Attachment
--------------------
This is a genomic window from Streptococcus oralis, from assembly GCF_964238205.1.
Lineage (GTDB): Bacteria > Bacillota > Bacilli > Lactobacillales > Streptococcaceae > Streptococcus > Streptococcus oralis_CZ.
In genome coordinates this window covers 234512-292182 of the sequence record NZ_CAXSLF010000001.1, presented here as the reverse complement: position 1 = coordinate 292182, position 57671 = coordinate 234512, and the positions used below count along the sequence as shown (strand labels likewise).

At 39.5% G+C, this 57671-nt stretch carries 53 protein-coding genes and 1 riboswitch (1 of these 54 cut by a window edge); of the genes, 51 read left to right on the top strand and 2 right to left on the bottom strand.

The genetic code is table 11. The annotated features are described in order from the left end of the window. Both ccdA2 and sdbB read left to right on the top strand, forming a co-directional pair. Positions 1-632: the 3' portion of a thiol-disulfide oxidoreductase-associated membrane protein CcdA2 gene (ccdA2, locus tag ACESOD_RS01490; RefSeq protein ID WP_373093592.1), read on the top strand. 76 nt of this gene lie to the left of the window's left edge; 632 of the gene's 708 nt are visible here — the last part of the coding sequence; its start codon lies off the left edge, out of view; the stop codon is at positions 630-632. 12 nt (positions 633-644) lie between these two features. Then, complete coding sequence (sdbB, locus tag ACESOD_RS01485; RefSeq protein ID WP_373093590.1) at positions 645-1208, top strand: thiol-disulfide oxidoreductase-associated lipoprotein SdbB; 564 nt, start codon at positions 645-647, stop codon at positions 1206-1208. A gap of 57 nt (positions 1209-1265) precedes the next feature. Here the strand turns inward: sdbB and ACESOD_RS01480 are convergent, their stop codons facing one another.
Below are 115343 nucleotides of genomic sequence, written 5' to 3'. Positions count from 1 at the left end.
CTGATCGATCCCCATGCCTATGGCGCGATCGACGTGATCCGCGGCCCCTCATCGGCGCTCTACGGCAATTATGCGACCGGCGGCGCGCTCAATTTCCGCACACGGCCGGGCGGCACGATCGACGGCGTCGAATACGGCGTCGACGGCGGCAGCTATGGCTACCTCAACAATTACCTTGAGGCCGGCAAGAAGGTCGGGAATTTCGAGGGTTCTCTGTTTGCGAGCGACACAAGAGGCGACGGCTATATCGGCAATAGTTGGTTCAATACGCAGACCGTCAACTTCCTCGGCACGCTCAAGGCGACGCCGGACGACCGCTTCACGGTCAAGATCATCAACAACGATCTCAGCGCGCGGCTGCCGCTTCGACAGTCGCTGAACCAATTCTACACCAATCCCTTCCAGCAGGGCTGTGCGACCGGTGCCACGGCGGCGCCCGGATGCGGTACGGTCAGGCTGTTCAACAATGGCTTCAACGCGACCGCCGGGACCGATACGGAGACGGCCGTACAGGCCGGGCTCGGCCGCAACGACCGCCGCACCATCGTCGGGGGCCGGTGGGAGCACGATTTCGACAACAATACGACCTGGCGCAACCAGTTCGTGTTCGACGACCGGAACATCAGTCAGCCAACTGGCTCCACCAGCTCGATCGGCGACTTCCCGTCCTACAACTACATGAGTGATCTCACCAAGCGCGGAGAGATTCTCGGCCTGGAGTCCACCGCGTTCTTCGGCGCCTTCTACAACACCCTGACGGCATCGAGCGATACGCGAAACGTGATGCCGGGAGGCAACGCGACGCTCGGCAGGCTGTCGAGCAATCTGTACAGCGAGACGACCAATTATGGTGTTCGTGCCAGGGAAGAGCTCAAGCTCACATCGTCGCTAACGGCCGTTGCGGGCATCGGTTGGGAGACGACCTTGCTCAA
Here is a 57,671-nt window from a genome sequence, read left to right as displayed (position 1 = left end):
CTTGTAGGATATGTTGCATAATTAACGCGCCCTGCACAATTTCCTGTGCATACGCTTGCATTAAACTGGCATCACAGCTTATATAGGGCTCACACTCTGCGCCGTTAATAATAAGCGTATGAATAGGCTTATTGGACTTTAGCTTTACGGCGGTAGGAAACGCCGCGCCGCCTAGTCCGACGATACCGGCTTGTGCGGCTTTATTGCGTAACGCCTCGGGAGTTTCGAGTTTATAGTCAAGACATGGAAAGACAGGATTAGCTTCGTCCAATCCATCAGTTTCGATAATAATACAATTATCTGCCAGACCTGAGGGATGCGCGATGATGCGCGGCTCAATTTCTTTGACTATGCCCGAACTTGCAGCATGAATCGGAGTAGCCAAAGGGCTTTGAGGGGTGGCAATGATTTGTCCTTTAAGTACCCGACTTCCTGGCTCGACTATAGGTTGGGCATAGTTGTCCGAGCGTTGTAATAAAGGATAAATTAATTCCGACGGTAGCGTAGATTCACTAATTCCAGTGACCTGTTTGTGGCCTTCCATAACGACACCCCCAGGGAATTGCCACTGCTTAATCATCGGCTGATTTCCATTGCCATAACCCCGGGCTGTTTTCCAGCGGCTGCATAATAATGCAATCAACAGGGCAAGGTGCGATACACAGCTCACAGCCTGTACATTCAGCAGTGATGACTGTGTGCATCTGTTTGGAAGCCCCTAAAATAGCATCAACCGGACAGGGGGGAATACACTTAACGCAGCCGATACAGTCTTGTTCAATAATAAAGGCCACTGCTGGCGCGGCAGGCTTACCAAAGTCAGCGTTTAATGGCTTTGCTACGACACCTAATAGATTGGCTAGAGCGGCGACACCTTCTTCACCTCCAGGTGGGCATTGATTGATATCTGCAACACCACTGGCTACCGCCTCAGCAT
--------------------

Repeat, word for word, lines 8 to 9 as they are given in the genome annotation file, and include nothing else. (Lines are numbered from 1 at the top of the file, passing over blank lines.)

Here is a 57,671-nt window from a genome sequence, read left to right as displayed (position 1 = left end):
CTTGTAGGATATGTTGCATAATTAACGCGCCCTGCACAATTTCCTGTGCATACGCTTGCATTAAACTGGCATCACAGCTTATATAGGGCTCACACTCTGCGCCGTTAATAATAAGCGTATGAATAGGCTTATTGGACTTTAGCTTTACGGCGGTAGGAAACGCCGCGCCGCCTAGTCCGACGATACCGGCTTGTGCGGCTTTATTGCGTAACGCCTCGGGAGTTTCGAGTTTATAGTCAAGACATGGAAAGACAGGATTAGCTTCGTCCAATCCATCAGTTTCGATAATAATACAATTATCTGCCAGACCTGAGGGATGCGCGATGATGCGCGGCTCAATTTCTTTGACTATGCCCGAACTTGCAGCATGAATCGGAGTAGCCAAAGGGCTTTGAGGGGTGGCAATGATTTGTCCTTTAAGTACCCGACTTCCTGGCTCGACTATAGGTTGGGCATAGTTGTCCGAGCGTTGTAATAAAGGATAAATTAATTCCGACGGTAGCGTAGATTCACTAATTCCAGTGACCTGTTTGTGGCCTTCCATAACGACACCCCCAGGGAATTGCCACTGCTTAATCATCGGCTGATTTCCATTGCCATAACCCCGGGCTGTTTTCCAGCGGCTGCATAATAATGCAATCAACAGGGCAAGGTGCGATACACAGCTCACAGCCTGTACATTCAGCAGTGATGACTGTGTGCATCTGTTTGGAAGCCCCTAAAATAGCATCAACCGGACAGGGGGGAATACACTTAACGCAGCCGATACAGTCTTGTTCAATAATAAAGGCCACTGCTGGCGCGGCAGGCTTACCAAAGTCAGCGTTTAATGGCTTTGCTACGACACCTAATAGATTGGCTAGAGCGGCGACACCTTCTTCACCTCCAGGTGGGCATTGATTGATATCTGCAACACCACTGGCTACCGCCTCAGCAT